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Articles: Enrollment & Retention

In uncertain political times, some higher ed lobbyists say their most important role may be blocking legislation that could harm their client colleges and universities. 

A recent study of 2,575 university websites found that only 31 percent running Google Analytics use Google Tag Manager (GTM) as well. 

Gary A. Olson is president of Daemen College in New York.

Like all of the free tuition plans proposed to date, New York Gov. Andrew Cuomo’s plan in its present form will have unintended consequences that could be devastating to the state’s economy.

Russ McDonald, head of United Tribes Technical College in Bismarck, North Dakota, is serving on a new federal commission to address the challenges facing Native American children.

Russ McDonald, head of United Tribes Technical College in Bismarck, North Dakota, is serving on a new federal commission to address the challenges facing Native American children.

Plenty can go wrong during a presidential turnover—imagine the new leader earning a faculty vote of no confidence early on, or not recognizing a million-dollar donor at a reception. 

Transitions in senior academic and administrative staff can have nearly as much impact as a new president.

14 percent of students started their postsecondary education in a community college, then transferred to a four-year school and earned a bachelor’s degree within six years of entry.

If colleges choose to simply shutter older structures and let them sit unoccupied, it's important to remember that honesty is the best policy during campus tours, says David Hawkins, executive director for educational content and policy for the National Association for College Admission Counseling. (GettyImages.com: FozzyB)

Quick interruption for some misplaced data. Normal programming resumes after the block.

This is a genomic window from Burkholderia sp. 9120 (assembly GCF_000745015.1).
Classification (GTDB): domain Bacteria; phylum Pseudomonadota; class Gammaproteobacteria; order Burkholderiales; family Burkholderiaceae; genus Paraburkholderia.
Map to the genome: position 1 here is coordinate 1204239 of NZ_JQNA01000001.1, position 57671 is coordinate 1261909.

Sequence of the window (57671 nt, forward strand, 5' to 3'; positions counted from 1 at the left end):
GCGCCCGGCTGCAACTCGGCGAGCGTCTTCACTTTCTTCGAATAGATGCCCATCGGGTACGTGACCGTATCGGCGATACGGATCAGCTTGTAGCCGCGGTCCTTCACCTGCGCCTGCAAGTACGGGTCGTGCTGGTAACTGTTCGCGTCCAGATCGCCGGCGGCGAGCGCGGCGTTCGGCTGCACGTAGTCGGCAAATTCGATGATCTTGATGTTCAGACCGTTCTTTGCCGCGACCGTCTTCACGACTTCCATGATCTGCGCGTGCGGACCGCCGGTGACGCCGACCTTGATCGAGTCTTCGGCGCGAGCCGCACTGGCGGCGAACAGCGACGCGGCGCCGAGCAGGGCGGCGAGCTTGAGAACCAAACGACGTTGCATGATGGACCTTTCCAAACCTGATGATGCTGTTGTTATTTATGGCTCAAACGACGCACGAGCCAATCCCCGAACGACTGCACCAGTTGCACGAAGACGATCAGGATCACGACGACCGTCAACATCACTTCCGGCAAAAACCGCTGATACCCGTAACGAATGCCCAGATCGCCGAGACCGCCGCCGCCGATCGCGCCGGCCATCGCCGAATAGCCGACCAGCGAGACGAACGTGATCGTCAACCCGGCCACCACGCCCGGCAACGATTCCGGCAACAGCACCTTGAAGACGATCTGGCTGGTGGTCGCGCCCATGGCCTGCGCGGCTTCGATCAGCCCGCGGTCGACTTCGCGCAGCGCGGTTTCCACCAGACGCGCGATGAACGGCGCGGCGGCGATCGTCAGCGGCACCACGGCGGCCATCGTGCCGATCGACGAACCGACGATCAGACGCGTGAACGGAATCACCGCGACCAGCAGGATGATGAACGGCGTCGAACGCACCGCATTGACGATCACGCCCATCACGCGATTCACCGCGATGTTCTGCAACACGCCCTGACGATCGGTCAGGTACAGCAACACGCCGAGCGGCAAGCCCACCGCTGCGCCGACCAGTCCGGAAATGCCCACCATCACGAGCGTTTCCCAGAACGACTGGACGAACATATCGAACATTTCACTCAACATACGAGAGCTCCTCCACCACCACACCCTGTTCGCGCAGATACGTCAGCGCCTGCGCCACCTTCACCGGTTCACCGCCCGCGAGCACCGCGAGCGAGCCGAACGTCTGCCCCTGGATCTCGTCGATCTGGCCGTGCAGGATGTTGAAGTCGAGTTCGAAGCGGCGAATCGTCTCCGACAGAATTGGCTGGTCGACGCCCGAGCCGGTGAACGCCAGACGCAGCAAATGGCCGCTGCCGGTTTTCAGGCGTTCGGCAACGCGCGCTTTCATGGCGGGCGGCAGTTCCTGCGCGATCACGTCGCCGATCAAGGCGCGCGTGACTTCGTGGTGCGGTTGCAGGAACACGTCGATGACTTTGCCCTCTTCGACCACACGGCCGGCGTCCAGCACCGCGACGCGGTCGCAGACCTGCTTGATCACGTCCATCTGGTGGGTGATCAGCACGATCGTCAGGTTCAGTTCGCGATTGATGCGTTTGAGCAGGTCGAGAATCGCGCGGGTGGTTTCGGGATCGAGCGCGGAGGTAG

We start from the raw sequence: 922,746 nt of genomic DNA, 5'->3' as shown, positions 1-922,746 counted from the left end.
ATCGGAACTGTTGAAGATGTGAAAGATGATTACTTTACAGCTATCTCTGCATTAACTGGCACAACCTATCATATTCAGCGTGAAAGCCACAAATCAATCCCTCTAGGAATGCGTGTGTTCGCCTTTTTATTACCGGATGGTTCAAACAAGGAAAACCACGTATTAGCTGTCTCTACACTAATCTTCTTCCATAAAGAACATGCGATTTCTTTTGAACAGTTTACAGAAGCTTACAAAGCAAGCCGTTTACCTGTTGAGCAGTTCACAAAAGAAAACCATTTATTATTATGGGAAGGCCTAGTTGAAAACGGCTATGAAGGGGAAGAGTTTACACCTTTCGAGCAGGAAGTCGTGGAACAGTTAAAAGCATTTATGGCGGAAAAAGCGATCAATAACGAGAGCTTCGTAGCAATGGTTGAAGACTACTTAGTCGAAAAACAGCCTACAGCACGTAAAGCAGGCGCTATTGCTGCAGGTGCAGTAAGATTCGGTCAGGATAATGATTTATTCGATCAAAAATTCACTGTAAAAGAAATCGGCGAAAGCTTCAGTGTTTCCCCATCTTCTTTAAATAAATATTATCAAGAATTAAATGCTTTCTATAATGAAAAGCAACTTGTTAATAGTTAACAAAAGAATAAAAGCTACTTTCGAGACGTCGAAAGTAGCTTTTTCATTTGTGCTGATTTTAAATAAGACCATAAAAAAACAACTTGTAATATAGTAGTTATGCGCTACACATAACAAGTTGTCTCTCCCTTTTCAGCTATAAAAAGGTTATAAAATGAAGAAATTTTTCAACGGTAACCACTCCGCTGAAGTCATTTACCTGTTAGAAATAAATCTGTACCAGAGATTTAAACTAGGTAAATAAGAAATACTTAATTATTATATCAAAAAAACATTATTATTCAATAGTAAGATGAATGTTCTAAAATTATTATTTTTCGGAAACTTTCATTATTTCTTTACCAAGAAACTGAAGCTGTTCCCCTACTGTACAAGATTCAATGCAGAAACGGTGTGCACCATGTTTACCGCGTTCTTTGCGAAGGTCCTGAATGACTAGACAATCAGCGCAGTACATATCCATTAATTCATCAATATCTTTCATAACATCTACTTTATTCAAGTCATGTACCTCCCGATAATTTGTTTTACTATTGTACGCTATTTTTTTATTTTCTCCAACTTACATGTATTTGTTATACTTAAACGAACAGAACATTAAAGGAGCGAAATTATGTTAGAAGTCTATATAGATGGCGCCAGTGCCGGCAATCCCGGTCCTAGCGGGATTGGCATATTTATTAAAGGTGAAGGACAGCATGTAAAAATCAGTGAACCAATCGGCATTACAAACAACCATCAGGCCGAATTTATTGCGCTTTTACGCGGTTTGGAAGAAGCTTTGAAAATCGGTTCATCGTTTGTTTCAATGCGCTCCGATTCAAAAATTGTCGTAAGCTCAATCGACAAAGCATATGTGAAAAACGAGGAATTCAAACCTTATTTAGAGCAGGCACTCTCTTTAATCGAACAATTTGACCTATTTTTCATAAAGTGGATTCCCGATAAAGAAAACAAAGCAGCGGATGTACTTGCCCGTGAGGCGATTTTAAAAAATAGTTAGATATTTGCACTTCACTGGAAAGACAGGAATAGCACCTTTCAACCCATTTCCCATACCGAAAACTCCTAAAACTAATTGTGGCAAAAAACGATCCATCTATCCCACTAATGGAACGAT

The combination of the campus expansion boom of the past decade and the recent flattening of enrollment rates continues to create a significant backlog of deferred maintenance at many institutions, says report.

Trends in campus chapels mirror those of places of worship in general: New and renovated spaces are becoming more tech-enabled and multifunctional, with added emphasis on creating a gathering place for an entire community, regardless of religious denomination.

solidarity—About 300 students participated in an Amherst College protest against President Trump’s proposed policies regarding undocumented immigrants. (Takudzwa Tapfuma for The Amherst Student)

President Donald Trump has made immigration reform a centerpiece of his young administration. New policies include banning travelers from seven Muslim-majority countries from entering the U.S., and a plan to deport millions of undocumented immigrants.

Source: “International Branch Campuses - Trends and Developments 2016,” Observatory on Borderless Higher Ed

International branch campuses continue to offer American colleges and universities opportunities in branding, enrollment and research. And overseas countries, as luck would have it, are often as eager to host as U.S. universities are to set up shop. 

Many second-year-experience programs work with only a few thousand dollars in their coffers. Leaders of these initiatives forge partnerships with other departments to curb spending and help students pick majors, choose the right study abroad program or connect with faculty through advising and social events.

Researchers believe more universities need to join the growing number of schools focusing resources on sophomores.

Traditionally, student success programs have focused primarily on transitioning first-year students from home to college. But now more higher ed leaders are realizing that to retain students and help them make informed decisions, they must expand these efforts to sophomores.

To keep Stanford front and center in the minds and hearts of its graduates, the university’s alumni association—like other institutions—is investing time on Facebook, Twitter and LinkedIn.

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